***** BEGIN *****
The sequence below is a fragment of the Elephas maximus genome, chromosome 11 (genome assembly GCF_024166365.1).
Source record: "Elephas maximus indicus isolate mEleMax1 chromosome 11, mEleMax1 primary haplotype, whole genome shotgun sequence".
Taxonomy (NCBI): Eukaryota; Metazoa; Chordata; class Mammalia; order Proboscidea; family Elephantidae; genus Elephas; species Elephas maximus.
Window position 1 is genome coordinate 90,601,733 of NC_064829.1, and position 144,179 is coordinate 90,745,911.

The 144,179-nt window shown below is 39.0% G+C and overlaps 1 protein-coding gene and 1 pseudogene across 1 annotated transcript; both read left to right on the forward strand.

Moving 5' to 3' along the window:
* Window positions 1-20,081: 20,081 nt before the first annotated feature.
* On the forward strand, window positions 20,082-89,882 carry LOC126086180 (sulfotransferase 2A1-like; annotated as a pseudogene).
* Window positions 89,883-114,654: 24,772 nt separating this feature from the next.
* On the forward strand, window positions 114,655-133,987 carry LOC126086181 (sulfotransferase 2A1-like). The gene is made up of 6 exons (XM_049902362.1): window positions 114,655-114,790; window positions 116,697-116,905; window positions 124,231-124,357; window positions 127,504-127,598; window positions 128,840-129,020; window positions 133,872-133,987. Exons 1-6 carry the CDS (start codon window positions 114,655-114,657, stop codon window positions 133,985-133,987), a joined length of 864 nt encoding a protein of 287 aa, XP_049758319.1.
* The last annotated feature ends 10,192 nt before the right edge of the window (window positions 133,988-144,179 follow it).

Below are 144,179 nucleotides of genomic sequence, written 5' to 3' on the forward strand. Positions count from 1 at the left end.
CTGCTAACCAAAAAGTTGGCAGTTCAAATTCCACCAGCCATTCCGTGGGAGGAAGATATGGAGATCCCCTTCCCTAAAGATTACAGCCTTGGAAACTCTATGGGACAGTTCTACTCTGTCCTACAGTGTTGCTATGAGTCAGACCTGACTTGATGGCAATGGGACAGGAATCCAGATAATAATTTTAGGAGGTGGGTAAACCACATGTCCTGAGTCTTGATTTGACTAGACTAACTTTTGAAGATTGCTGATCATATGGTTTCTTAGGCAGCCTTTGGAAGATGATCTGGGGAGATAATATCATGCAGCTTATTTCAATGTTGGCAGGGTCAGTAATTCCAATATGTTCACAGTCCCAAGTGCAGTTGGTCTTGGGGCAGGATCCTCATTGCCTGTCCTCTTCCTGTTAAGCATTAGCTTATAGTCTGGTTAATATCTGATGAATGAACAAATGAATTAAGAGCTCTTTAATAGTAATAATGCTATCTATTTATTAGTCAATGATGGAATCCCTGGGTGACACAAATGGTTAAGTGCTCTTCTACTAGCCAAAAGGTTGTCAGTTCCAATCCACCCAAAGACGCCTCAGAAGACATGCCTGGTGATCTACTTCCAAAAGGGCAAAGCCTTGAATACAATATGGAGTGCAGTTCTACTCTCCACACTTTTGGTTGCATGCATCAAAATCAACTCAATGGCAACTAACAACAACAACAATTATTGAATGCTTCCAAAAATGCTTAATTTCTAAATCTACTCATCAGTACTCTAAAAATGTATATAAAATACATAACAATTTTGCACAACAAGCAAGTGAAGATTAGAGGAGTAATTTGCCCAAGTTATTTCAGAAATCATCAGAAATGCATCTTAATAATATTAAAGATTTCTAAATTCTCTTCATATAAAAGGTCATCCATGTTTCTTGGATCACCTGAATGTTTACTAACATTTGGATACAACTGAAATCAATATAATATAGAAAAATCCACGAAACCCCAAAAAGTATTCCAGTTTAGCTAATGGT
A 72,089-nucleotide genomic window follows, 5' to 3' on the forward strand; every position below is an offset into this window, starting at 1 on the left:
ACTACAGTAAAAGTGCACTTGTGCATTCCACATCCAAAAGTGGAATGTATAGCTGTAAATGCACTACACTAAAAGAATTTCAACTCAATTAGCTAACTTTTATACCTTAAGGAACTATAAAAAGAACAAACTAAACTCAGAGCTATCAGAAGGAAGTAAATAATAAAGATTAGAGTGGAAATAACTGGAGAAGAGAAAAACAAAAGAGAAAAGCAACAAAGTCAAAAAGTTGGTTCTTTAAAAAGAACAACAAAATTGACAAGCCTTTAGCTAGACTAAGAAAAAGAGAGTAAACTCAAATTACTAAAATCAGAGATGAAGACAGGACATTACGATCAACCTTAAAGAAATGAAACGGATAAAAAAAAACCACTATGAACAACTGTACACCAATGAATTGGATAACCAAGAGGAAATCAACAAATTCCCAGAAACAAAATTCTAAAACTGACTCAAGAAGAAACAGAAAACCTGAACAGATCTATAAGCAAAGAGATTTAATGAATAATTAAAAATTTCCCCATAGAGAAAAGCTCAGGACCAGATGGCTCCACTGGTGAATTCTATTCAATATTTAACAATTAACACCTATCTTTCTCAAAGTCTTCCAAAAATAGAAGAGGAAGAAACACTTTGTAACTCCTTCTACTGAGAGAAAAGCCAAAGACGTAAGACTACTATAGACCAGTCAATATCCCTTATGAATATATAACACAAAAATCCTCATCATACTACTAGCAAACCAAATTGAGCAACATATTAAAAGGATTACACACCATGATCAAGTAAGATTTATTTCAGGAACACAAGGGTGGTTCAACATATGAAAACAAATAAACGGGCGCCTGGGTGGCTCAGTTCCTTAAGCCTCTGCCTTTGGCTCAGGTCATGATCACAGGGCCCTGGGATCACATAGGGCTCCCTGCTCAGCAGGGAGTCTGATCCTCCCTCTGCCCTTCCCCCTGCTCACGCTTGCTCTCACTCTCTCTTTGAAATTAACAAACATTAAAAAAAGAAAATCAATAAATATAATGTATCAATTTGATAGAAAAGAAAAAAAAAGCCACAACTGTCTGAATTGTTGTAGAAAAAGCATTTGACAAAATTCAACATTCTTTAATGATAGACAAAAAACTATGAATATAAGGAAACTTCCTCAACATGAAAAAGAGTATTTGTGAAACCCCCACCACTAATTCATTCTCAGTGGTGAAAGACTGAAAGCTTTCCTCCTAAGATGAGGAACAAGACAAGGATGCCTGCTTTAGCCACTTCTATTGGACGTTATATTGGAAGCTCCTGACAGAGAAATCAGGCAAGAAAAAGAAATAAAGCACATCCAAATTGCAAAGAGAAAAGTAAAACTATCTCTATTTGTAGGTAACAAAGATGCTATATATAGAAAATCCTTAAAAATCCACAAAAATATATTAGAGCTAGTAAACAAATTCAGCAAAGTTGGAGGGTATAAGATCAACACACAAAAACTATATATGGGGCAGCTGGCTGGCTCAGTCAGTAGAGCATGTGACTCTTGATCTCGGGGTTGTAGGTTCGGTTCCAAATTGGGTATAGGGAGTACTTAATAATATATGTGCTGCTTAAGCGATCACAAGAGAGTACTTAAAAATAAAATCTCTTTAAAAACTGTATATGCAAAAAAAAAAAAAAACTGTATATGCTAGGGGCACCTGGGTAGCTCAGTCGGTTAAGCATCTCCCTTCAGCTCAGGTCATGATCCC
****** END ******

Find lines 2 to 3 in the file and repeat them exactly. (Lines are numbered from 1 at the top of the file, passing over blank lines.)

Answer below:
Source record: "Elephas maximus indicus isolate mEleMax1 chromosome 11, mEleMax1 primary haplotype, whole genome shotgun sequence".
Taxonomy (NCBI): Eukaryota; Metazoa; Chordata; class Mammalia; order Proboscidea; family Elephantidae; genus Elephas; species Elephas maximus.